Etymology
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forecast (v.)

late 14c., "to scheme," from fore- "before" + casten in the sense of "contrive, plan, prepare" (late 14c.; see cast (v.)). Meaning "predict events" first attested late 15c. (cast (v.) "to perceive, notice" is from late 14c.). Related: Forecasting.

Whether we are to say forecast or forecasted in the past tense & participle depends on whether we regard the verb or the noun as the original from which the other is formed; ... The verb is in fact recorded 150 years earlier than the noun, & we may therefore thankfully rid ourselves of the ugly forecasted; it may be hoped that we should do so even if history were against us, but this time it is kind. [Fowler, 1926]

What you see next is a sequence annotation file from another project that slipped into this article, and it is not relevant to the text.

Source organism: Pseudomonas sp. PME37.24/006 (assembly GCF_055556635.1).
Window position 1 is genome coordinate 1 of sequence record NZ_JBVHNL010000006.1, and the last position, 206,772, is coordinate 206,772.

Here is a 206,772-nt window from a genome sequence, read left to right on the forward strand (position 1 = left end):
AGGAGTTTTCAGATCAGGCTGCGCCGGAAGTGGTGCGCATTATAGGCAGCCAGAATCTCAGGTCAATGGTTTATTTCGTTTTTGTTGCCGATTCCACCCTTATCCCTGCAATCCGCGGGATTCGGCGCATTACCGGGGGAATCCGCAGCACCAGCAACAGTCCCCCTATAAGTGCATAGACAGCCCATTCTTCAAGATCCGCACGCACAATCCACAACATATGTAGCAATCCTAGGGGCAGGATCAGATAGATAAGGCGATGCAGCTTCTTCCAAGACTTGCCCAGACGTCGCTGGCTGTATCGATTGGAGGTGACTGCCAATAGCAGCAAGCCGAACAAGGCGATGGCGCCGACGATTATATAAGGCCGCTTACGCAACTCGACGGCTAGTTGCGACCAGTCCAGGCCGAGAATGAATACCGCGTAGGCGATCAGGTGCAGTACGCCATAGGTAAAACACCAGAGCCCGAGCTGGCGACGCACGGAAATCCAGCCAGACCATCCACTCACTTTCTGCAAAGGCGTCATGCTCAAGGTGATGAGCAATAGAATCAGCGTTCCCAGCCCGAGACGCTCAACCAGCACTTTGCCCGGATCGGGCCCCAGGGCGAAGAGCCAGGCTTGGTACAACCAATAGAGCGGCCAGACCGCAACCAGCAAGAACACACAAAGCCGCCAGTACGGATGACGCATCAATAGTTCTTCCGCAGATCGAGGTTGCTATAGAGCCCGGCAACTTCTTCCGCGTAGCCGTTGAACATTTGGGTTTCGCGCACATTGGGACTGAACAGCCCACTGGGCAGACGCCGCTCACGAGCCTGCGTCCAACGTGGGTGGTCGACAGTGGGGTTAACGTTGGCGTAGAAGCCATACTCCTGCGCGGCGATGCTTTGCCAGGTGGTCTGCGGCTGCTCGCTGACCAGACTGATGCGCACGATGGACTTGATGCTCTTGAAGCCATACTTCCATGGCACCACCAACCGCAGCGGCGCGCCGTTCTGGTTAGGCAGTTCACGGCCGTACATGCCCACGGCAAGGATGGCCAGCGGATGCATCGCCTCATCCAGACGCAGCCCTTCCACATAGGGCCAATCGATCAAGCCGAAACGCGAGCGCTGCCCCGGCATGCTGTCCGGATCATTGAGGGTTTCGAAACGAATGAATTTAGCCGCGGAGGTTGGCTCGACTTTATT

forecast (n.)

early 15c., "forethought, prudence," probably from forecast (v.). Meaning "conjectured estimate of a future course" is from 1670s. A Middle English word for weather forecasting (also divination by reading signs in the clouds or weather) was aeromancy (late 14c.).

updated on October 14, 2021

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Definitions of forecast from WordNet
1
forecast (v.)
predict in advance;
Synonyms: calculate
forecast (v.)
judge to be probable;
Synonyms: calculate / estimate / reckon / count on / figure
forecast (v.)
indicate, as with a sign or an omen;
2
forecast (n.)
a prediction about how something (as the weather) will develop;
Synonyms: prognosis
Etymologies are not definitions. From wordnet.princeton.edu, not affiliated with etymonline.